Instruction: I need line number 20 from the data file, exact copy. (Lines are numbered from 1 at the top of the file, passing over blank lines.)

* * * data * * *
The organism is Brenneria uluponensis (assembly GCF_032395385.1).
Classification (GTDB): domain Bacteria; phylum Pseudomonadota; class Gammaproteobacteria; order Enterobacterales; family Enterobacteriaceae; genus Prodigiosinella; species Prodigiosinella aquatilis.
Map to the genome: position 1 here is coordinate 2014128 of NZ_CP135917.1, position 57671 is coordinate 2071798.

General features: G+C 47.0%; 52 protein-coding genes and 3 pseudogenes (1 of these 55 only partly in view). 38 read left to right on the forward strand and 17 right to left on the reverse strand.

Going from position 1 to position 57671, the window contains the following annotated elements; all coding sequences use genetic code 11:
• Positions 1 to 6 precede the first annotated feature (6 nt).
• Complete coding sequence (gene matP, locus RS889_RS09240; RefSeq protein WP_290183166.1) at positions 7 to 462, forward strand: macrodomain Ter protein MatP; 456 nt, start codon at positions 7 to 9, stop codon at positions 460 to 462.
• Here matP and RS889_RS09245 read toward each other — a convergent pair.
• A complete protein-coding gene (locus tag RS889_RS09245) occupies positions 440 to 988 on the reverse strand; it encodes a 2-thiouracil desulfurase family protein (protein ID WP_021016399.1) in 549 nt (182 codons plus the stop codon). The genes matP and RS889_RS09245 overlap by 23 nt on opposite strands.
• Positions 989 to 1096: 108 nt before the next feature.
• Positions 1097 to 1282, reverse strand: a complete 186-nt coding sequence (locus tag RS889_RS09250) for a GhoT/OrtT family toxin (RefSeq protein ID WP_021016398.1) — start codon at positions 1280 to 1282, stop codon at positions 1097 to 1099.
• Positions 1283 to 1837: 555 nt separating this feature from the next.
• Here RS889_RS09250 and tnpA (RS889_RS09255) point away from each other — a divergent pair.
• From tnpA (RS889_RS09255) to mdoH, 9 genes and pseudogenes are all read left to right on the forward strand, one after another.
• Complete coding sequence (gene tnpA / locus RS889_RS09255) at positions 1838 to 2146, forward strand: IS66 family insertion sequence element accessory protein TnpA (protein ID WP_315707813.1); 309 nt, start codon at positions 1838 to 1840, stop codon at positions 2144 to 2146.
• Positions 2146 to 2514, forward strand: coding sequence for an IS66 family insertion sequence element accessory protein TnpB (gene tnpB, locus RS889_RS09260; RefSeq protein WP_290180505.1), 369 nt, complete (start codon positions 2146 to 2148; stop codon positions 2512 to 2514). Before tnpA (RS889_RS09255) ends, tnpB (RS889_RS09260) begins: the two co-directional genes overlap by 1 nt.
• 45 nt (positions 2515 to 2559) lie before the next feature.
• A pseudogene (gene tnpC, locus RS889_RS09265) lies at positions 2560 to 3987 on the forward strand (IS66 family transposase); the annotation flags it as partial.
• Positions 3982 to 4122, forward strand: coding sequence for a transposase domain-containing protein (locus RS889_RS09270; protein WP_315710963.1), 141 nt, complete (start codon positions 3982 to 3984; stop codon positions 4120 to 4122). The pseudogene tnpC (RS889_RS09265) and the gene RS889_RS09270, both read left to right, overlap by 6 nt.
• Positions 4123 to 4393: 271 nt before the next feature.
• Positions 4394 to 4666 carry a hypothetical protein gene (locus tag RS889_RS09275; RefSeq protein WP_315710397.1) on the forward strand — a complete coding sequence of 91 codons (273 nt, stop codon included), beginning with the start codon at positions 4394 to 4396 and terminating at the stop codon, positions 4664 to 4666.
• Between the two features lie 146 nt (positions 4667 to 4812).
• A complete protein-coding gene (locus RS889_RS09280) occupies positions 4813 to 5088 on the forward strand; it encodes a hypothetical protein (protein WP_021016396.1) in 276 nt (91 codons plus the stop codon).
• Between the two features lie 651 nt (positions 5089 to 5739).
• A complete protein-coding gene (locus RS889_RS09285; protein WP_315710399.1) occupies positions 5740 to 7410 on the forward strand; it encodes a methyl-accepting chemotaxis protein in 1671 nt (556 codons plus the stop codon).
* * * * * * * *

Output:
• Positions 4123 to 4393: 271 nt before the next feature.